My good friend, McAlister, undertook to secure us a good supper by giving special directions, more particularly about the coffee—with me, when good, a favorite article. But, alas ! he succeeded better with every thing else than with this necessary beverage. By the way—pardon a little digression on this interesting theme—bad coffee is one of the afflictions of the land, and it is one of the miseries of travel. We find it everywhere—in taverns and private houses—among the rich and the poor. Often, when every thing else is clean and well prepared, the coffee is execrable stuff. Weak, or black, or unsettled, it is enough to make a well man sick. Why is this ? It is not stinginess, for there is often enough of the raw material, if it had been boiled and cleared. Sometimes, it is true, a man has to drink a good deal of water to get a little coffee ; but, generally, the difficulty is that the fluid is.muddy, the grounds all afloat; and then “the cup cheers” not, but sadly offends sight, smell, and taste.

The country needs a reform. It is more necessary to the welfare of the people than some other things that agitate the nation. In these days of Womens’ Rights I will not invade their province by pretending to give a recipe. I will only say, there must be good grains, well parched—not burnt—well boiled, and well settled; and then, as the cookery-books say, cream (not milk) and siigar “according to taste.” A lady of my acquaintance says it takes a tablespoonful of coffee to every cup; a little more would not hurt to make the article decently good. I wish the people—Indians and all—would try her proportions.

Posted by Lynn Coleman at 7:41 AM

Labels: 1856, 1857, Food, old letters

GAMBLING, 19th century England novels

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Gambling in the Nineteenth-Century English Novel: “A Leprosy is o’er the Land”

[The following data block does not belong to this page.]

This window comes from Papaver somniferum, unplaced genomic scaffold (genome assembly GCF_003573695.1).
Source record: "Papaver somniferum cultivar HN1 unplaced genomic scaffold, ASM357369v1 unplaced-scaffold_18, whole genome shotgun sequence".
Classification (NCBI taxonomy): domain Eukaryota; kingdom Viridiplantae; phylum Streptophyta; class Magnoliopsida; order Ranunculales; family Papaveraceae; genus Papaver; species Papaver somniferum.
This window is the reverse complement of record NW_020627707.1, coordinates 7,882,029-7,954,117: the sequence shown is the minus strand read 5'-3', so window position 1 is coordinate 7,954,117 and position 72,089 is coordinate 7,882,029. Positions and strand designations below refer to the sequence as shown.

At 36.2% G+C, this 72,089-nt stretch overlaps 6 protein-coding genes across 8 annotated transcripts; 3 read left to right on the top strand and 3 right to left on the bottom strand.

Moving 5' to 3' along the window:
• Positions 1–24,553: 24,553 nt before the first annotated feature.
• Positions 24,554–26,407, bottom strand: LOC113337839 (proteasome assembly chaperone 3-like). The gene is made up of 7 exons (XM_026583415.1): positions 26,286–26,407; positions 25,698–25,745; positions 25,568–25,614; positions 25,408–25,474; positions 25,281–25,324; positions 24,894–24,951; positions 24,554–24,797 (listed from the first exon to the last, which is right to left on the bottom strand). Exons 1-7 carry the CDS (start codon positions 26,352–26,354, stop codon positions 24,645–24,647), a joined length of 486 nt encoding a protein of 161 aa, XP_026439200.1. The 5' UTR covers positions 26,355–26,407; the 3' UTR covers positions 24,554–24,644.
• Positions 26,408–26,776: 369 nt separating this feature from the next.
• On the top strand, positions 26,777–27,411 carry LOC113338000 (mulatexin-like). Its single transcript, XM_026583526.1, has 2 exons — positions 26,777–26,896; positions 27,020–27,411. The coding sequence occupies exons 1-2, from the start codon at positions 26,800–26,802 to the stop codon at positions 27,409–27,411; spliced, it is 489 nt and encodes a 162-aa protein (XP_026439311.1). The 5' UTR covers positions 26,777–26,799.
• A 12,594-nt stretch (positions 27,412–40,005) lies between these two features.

By Michael Flavin. (2003). Brighton, UK: Sussex Academic Press, 254 pp.,
ISBN 1-903900-18-2 (hardcover). Price (approx.): CA$78 or US$70.

Thou knowest, Lord, the fell disease.
Has Smitten myriads, rich and poor;
The workman’s hour, the wealth of ease
Are squandered for the gambler’s store.
Palace and cottage, works and mart
Are suffering from the fatal bane;
Prison, asylum, refuge, home,
Are peopled with the victims slain.

“A Leprosy is o’er the Land”: Winner of The National Anti-Gambling League’s hymn-writing competition, 1905 (pp. 222–223).

According to Michael Flavin, gambling was so widespread in England during the 19th century that it was considered to be the most prevalent vice of the age—a leprosy over the land. In Gambling in the Nineteenth-Century English Novel, Flavin examines the attitudes towards gambling shown in the novels of seven prominent English writers: Disraeli, Dickens, Thackeray, Eliot, Hardy, Trollope, and Moore. His examination of the content of these novels is interlaced with an examination of major historical events that shaped these views and legislation that attempted to curtail gambling throughout this period. For example, excessive gambling during the Regency period (1811 to 1820) created a strong negative reaction against gambling during the middle part of the century.

The consensus of most of the novels examined in this book is that gambling is harmful to society. Patrons of betting shops were viewed as being driven to insanity, theft, and even suicide. A strong link is also drawn between gambling and crime. To partake of one vice was to be lured into other vices. Gamblers in these novels have little self-control. Gambling was also seen as a contamination. As a result, Trollope was concerned about how people of lower classes were allowed to mix with people of higher classes at racetracks.

Attitudes were not universally negative. Dickens, for example, is characterized as advocating control rather than abolition. George Moore appeared to have negative views of gambling in most of his novels, but in his Ester Waters he presents a sympathetic characterization of a bookie, driven to his death by unfair regulation of gambling. In addition, one of the main characters in Thackeray’s Vanity Fair (Rawdon Crawley) makes his living for a short while as a professional gambler.